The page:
Reservations sagging after strong start to ski season
The strong start to the ski season is in danger of fizzling over the next three weeks.
It will take a flurry of last-minute reservations to boost hotel and lodge occupancies up to a level that matches last January. And even if that happens, last January wasn’t anything to brag about.
Occupancy reports released last week by the resort associations of Aspen and Snowmass Village showed occupancies trailing significantly for the weeks starting Jan. 7, 14 and 21.
The outlook was particularly dismal in Snowmass Village, where the advance bookings for the week that just ended would have produced an occupancy rate of only 58 percent. Last year the actual occupancy for that same week was 67 percent.
Aspen Skiing Co. Chief Operating Officer John Norton said he wasn’t worried because last-minute bookings always roll in. He cautioned against drawing too many conclusions by comparing what’s on the books for the coming weeks to what occurred for those weeks last season.
Bill Tomcich, president of Aspen Central Reservations, remained hopeful that snow this week will make the phones ring. “Call volume was definitely down for the second week of January,” he said.
Prospective customers to the high country are waiting longer to book trips, in part to check on snow conditions, said Tomcich.
The entire travel and leisure industry, not just ski resorts, is experiencing later bookings. Tourists are staying on trips for shorter durations, and they are prone to make spur-of-the-moment decisions, according to Tomcich. It’s due to “time poverty,” or having so much to do and so little time.
“We saw more close-in and last-minute bookings last December than I’ve ever seen before,” he said.
To prove his point he compared reservations data from winter 1995 to winter 2000. In October 1995, Aspen was 25 percent booked for that December. In October 2000, town was only 11 percent booked for that December.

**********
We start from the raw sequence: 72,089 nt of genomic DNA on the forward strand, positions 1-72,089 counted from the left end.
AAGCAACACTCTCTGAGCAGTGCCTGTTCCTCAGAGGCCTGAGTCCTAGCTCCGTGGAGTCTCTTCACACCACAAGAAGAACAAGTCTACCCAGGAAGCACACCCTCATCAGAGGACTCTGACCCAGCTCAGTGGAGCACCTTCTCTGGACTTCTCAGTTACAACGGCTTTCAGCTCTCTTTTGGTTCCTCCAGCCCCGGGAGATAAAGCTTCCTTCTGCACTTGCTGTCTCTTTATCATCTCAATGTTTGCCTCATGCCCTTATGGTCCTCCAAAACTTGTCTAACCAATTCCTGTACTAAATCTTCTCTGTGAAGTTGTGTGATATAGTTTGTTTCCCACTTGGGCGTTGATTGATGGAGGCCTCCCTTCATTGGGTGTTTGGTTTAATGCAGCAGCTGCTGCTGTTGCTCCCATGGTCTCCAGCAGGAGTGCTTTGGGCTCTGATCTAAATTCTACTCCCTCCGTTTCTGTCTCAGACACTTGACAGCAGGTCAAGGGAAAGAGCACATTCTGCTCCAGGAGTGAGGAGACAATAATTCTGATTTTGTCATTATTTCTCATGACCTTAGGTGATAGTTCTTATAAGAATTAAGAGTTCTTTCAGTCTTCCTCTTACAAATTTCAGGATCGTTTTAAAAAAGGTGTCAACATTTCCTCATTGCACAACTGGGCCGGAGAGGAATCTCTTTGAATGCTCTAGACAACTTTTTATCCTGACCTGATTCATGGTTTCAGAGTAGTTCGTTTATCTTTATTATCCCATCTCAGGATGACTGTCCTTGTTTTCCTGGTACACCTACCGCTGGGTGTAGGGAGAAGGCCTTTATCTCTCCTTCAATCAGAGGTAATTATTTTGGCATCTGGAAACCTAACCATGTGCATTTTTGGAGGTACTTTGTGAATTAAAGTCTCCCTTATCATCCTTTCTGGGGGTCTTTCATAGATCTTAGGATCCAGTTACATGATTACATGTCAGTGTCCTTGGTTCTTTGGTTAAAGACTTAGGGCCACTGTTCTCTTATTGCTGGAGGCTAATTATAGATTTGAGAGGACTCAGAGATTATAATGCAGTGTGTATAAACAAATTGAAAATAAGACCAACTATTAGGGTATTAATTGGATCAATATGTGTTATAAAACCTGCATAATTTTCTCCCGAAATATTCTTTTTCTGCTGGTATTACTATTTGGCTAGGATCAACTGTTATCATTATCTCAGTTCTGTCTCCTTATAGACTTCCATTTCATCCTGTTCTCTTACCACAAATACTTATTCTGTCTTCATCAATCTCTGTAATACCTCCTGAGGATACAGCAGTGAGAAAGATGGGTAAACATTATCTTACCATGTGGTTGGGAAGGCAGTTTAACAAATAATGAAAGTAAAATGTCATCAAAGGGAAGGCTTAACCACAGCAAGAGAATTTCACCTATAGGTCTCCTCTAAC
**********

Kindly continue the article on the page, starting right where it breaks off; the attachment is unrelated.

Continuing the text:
By November, Aspen was 45 percent booked for December 1995. In November 2000, Aspen was only 25 percent booked.
And finally, by Dec. 1, 1995, the month was 73 percent sold out. By Dec. 1, 2000, the month was 52 percent sold out.
Travelers have learned that by booking late, they might see prices and the minimum stays required by hotels come down.
“We, as a destination, are not doing anything to buck that trend,” said Tomcich, referring to the tendency toward late bookings. The Skico offers lift tickets at reduced prices for tourists who commit early, he noted, but the lodging industry stubbornly won’t reduce minimum stays until forced to and rarely offers discounts for early bookings, he said.
A Jan. 11 occupancy report by the Aspen Chamber Resort Association showed that advance reservations for the week of Jan. 7 would have produced occupancy of 56 percent compared to occupancy of 65 percent for that week last year.
For the week that started Jan. 14, current bookings produce an occupancy rate of 64 percent. Last year’s actual occupancy was 75 percent.
The preliminary numbers even look lackluster for Gay Ski Week. Right now, bookings would produce occupancy of 67 percent. Actual occupancy last year was 78 percent.
One Aspen property manager, who wished to remain anonymous, doesn’t expect the town’s overall outlook to improve for the next few weeks, because finding affordable air fare at this late date is virtually impossible. Even if travelers want to book late, they will face trouble.
The deficit between current bookings and last year’s occupancies is truly dreadful in Snowmass Village. A Jan. 8 report by the Snowmass Village Resort Association showed the forecast is for 56 percent occupancy for the week that started Jan. 13. The occupancy for that week last season was 84 percent.
SVRA is also projecting 56 percent occupancy for the week starting Jan. 20. Last year it was 72 percent.
There was a bright spot in the reports. ACRA said that December 2000 was slightly busier than the same month last year. Occupancy for the month was 57 percent this season compared to 54 percent last season.
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